An investigation was carried out to understand the potential of the commercial use of 1-MCP (1-methylcyclopropene) to extend the shelf life of the non-astringent persimmon cultivar cv. Nathanzy. Persimmon (Diospyros kaki Thunb.) fruit were harvested at the commercial maturity (orange color) and then treated with 1-methylcyclopropene (1-MCP) at three doses (0.5, 1 and 1.5 μl L-1) for 24 h at 20 °C and kept at ambient air temperature (20 °C) for shelf life evaluation. The non-1-MCP treated fruit softened within 15 days after harvest, resulting in unacceptable quality. The 1-MCP treatments at more than 0.5 μl L-1 inhibited fruit softening for 30 days after harvest in association with suppression of respiration at room temperature. Treatment with 0.5 μl L-1 1-MCP had a limited inhibitory effect on softening. Change in soluble solid content, acid and peel color occurred during storage, but all these processes were significantly delayed by 1-MCP treatment. These results indicated that 1-MCP is an effective tool for quality improvement and extension of shelf life in persimmon and fruit might be harvested in orange stage of ripening, at which the most desirable organoleptic attributes had been developed on tree.
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Oriental persimmons (Diospyros kaki L.) are climacteric fruit whose ripening is regulated by ethylene (Wills et al., 1998). Unlike other climacteric fruit, persimmon harvested at commercial maturity produce only a low amount of ethylene (less than 1.0 nL g-1 h-1 even at peak production), although fruit harvested at a less mature stage produce higher amount (Harima et al., 2003). Persimmon fruit are at their best quality at the end of the pre-climacteric stage, since sugar content are at a maximum and the desirable orange color of the fruit develops just before the onset of the respiratory climacteric and induction of ethylene. Once the climacteric phase begins, rapid softening occurs, resulting in unmarketable fruit with jelly-like flesh within a few days (Nakano et al., 2003).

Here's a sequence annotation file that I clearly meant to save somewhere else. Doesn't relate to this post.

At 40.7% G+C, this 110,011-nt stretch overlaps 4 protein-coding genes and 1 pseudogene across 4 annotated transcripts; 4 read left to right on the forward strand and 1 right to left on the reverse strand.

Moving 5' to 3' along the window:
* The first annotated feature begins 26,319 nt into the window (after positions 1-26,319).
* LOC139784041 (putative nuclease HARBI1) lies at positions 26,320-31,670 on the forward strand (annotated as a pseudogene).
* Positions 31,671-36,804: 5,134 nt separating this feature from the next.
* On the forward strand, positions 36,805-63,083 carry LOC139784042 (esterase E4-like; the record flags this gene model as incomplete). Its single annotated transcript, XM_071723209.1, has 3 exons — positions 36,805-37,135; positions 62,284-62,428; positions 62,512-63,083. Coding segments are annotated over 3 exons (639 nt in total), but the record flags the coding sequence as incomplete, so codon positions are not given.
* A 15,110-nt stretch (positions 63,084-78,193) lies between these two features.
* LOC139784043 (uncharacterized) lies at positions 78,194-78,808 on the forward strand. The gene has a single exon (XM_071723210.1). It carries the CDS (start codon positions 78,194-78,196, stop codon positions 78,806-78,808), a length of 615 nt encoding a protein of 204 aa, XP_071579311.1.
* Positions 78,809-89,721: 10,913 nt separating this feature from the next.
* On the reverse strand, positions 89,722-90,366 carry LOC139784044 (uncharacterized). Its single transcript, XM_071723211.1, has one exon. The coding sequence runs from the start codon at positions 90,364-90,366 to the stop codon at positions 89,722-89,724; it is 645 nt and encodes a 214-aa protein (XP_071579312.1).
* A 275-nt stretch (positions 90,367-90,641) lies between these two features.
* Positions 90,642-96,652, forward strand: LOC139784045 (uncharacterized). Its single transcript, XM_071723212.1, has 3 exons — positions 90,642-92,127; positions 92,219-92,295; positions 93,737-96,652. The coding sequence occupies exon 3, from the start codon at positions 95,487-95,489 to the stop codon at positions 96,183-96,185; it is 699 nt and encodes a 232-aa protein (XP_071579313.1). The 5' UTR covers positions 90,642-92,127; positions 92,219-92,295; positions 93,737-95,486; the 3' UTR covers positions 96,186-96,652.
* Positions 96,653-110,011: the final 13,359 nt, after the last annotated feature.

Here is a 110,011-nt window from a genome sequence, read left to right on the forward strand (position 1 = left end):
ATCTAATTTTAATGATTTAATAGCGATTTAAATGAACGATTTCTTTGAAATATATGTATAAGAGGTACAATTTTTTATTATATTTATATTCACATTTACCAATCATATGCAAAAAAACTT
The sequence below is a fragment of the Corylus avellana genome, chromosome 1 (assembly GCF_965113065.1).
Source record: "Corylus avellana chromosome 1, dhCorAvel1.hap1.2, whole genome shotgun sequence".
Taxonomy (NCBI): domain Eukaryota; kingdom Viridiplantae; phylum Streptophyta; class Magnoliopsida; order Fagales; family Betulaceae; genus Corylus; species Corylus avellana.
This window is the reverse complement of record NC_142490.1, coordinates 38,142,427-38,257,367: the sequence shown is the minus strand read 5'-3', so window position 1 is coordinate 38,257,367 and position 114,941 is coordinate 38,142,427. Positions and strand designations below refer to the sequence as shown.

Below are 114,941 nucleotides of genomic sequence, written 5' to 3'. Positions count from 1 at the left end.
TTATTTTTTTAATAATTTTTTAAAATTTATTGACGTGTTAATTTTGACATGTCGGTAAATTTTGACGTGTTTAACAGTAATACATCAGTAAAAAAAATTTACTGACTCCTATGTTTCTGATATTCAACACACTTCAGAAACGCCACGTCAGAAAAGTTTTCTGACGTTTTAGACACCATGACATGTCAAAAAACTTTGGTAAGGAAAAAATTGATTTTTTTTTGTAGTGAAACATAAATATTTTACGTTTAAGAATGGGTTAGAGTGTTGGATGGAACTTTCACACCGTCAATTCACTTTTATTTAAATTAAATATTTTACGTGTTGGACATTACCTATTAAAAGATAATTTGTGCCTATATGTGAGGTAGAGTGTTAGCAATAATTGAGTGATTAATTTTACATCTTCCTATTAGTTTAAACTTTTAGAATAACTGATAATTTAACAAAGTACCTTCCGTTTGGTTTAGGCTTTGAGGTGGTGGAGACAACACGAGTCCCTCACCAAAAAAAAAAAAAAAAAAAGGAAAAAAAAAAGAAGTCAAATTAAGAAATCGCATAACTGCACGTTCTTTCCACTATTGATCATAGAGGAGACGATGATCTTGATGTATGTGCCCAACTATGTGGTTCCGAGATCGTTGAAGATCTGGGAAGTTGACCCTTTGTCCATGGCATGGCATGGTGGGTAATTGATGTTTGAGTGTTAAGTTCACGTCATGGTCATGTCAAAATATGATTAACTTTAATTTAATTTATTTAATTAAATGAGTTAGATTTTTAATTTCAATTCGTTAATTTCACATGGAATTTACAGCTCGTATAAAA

Sweet persimmon is a major fruit crop widely grown in the central parts of the Iran. Cultivar Nathanzy is one of the best cultivar and is commercially important as it has excellent texture and test. The most limiting factor for distribution and storage of this cultivar is rapid softening during postharvest period. Takata (1981) reported that vacuum infiltration of silver ions, as inhibitors of ethylene action, can delay softening in Fuyu persimmon fruit. However, silver salts can only be applied to flowers and not to food commodities. 1-Methylcyclopropene (1-MCP) has been developed as a new potent inhibitor of ethylene action. 1-MCP is a gas and is structurally very similar to ethylene by binding irreversibly to the ethylene receptor site and has the potential to extend storage life and shelf life of various fruits, vegetables and flowers (Blankenship and Dole, 2003; Sisler and Serek, 1997). The effects of 1-MCP on postharvest behavior of many commodities are being studied widely. It has been demonstrated that the inhibition of the ethylene action delays ripening and senescence in several species of fruits (Sisler and Serek, 1997; Menniti et al., 2006). The success of 1-MCP treatment depends on the method of application, duration and concentration as well as commodity factors such as maturity stage, cultivar and atmosphere (Nakatsuka et al., 1998; Watkins et al., 2000; Valero et al., 2003). Nakano et al. (2003) reported that 1-MCP treatments can inhibit softening in Japanese persimmon fruit (astringent cultivar) without any de-astringency treatment, confirming that the softening process in persimmon fruit is ethylene-dependent. Although Nakano et al. (2002) and Kim and Lee (2005) have reported positive results on astringent persimmon, there is little information about 1-MCP effects on non-astringent and ripe persimmon fruits.